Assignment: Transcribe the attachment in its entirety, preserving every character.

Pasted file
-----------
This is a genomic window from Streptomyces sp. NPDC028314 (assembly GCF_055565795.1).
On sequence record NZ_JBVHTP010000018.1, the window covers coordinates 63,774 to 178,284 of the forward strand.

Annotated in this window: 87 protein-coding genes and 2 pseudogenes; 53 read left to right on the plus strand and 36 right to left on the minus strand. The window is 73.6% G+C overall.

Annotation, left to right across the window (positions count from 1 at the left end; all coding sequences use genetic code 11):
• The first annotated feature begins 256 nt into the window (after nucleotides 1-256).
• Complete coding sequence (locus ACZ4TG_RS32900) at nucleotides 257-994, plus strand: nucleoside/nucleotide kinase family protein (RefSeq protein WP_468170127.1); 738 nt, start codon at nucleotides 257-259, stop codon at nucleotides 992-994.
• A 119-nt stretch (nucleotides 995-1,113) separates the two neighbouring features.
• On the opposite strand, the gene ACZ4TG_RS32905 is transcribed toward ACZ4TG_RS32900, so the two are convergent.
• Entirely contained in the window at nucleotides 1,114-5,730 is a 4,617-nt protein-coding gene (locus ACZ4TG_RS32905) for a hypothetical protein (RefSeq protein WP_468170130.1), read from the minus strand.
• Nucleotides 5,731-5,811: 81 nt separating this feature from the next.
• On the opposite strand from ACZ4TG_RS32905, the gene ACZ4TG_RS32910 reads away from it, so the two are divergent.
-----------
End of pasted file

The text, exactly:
This is a genomic window from Streptomyces sp. NPDC028314 (assembly GCF_055565795.1).
On sequence record NZ_JBVHTP010000018.1, the window covers coordinates 63,774 to 178,284 of the forward strand.

Annotated in this window: 87 protein-coding genes and 2 pseudogenes; 53 read left to right on the plus strand and 36 right to left on the minus strand. The window is 73.6% G+C overall.

Annotation, left to right across the window (positions count from 1 at the left end; all coding sequences use genetic code 11):
• The first annotated feature begins 256 nt into the window (after nucleotides 1-256).
• Complete coding sequence (locus ACZ4TG_RS32900) at nucleotides 257-994, plus strand: nucleoside/nucleotide kinase family protein (RefSeq protein WP_468170127.1); 738 nt, start codon at nucleotides 257-259, stop codon at nucleotides 992-994.
• A 119-nt stretch (nucleotides 995-1,113) separates the two neighbouring features.
• On the opposite strand, the gene ACZ4TG_RS32905 is transcribed toward ACZ4TG_RS32900, so the two are convergent.
• Entirely contained in the window at nucleotides 1,114-5,730 is a 4,617-nt protein-coding gene (locus ACZ4TG_RS32905) for a hypothetical protein (RefSeq protein WP_468170130.1), read from the minus strand.
• Nucleotides 5,731-5,811: 81 nt separating this feature from the next.
• On the opposite strand from ACZ4TG_RS32905, the gene ACZ4TG_RS32910 reads away from it, so the two are divergent.